AMD Quad-CrossFire - CrossFireX Performance Preview
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An Introduction to CrossFire X technology
It's rather funny that until today, the technology behind CrossFireX was really supposed to be some kind of secret. The idea of plugging in more than two GPUs into a multi-GPU system for AMD/ATI is actually brand new in the modern hardware era. Ever since we first saw ATI graphics boards with pairs of CrossFire connectors on them we were told to expect the ability to scale with three and four cards in the future. The only problem was the future just never caught up to us. Until now that is.
We have chronicled the recent news and rumors about CrossFireX and the ability to pair up several graphics boards in a single system for some time. There have been interviews with AMD staff, the news about the upcoming RS780 chipset and hybrid graphics as well as our own revelation that CrossFireX would be working on Intel's Skulltrail platform while NVIDIA's 3-Way SLI would not. Even in our review of the Radeon HD 3870 X2, AMD teased us with the "coming soon" insignia of 2 Teraflops of GPU computing power.
But have no fear faithful AMD fans, the CrossFireX driver is merely weeks from a public release and we were given the chance to test it out for ourselves. Read and enjoy.
AMD CrossFireX in Brief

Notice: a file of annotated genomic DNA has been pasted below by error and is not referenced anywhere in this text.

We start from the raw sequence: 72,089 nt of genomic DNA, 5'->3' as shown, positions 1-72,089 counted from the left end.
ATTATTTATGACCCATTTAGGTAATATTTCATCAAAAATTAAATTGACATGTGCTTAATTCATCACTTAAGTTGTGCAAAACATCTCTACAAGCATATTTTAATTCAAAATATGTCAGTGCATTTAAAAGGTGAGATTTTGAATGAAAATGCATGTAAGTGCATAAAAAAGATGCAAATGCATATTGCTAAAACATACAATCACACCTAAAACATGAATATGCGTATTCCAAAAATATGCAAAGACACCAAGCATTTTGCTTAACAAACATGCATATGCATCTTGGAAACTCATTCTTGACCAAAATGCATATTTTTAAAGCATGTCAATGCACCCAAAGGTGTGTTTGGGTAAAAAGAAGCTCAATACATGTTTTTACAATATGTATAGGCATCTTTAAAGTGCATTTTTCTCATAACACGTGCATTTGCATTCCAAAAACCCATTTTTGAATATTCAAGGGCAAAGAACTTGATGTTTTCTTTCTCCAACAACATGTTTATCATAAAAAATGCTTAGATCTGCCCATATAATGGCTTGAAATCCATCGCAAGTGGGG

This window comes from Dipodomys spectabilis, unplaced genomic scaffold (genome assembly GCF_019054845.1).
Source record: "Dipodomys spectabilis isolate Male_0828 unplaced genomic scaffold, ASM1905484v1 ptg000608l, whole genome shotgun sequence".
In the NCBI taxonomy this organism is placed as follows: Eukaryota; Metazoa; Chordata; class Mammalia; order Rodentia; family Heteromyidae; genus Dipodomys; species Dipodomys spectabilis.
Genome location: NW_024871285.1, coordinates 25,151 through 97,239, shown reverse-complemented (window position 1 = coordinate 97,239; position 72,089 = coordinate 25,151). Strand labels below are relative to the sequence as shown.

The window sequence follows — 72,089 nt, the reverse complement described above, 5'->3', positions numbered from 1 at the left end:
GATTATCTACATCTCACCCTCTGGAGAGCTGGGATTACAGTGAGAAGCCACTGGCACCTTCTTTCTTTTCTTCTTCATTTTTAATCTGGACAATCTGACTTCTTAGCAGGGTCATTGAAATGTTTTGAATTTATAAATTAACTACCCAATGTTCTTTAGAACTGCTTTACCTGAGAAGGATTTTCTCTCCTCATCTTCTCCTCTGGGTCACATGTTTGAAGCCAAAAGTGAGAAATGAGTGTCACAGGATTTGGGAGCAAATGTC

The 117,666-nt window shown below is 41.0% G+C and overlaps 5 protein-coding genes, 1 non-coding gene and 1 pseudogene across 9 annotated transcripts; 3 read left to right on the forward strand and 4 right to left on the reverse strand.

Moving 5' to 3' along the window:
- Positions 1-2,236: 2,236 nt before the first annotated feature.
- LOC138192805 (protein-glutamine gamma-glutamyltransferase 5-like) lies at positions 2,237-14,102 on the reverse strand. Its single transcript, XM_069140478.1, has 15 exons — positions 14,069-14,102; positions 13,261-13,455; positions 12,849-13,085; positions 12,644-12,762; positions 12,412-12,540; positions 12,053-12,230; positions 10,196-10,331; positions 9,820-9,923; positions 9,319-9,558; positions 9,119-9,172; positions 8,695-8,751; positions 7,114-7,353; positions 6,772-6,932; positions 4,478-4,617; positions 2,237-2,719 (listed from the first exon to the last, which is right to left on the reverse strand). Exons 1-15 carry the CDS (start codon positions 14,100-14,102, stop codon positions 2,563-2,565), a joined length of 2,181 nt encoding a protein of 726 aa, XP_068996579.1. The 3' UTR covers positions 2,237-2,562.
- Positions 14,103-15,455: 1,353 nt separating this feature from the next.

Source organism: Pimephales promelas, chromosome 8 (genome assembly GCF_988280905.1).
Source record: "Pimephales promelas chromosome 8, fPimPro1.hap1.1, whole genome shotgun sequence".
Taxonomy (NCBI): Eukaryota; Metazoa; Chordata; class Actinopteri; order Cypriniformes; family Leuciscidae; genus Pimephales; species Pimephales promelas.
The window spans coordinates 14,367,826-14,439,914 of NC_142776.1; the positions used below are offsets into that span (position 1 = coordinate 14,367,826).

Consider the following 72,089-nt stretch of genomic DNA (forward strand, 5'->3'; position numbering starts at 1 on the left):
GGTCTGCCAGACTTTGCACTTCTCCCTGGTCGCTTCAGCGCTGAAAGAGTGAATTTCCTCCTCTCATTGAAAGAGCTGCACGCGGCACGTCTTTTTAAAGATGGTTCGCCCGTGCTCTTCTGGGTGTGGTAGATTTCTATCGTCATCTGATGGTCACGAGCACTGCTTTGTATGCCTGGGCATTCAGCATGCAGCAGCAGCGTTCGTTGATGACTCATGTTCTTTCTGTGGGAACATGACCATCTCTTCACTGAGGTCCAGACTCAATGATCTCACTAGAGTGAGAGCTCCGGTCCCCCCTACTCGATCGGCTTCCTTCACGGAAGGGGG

CrossFireX technology is really simple in theory: take two, three or four GPUs and use their power to render one game faster than you otherwise would be able.
AMD is the first GPU company to attempt to make multi-GPU technology as forgiving as possible. What do I mean by this? Simply that AMD is trying to get rid of the hard coded restrictions that NVIDIA and their SLI technology place on gamers and what hardware they can use together. You can only use same-GPU graphics cards for example, on both SLI and past CrossFire platforms. That is changing; here are some of the most interesting bullet points that AMD is bringing to enthusiasts:
- Pairing of two Radeon HD 3870 X2 cards (two GPUs on one card) for four GPUs
- Pairing a single Radeon HD 3870 X2 with either an HD 3870 or HD 3850
- Combining up to four RV670 cards of any kind or speed: HD 3850 256MB, HD 3850 512MB and HD 3870 512MB for improved performance
This obviously left me with lot of questions as to performance, compatibility, etc. AMD was kind enough to answer these questions for me today.
Q&A with Catalyst lead Terry Makedon
PCPER: How flexible can the CFX software be in terms of pairing different GPUs together?
PCPER: How does CFX work with card with different size frame buffers like a 3850 512MB and a 3850 256MB?
PCPER: Why does DX10 have more trouble working with 4 GPUs than DX9 does? I thought there was a DX9 limitation to frames rendered ahead originally?
PCPER: What are you all doing to address the issue of “lag” in games where the game is “thinking” and rendering up to 3 frames ahead of what the gamer is seeing? 3 frames doesn’t seem like much but in a game that is running at 30 FPS, that might become an issue. In the cases where the driver has to “throw away” frames because one of the frame took longer than expected to render, is anything adjusted there?
So it's clear from these answers that there isn't any magic potion that AMD is using to get CrossFireX working as they have: just a lot of work and testing. And the same problems or issues that were found when mixing cards in previous generations are basically still here: your system will only have the POTENTIAL to work as fast as your SLOWEST graphics board multiplied by the number of GPUs.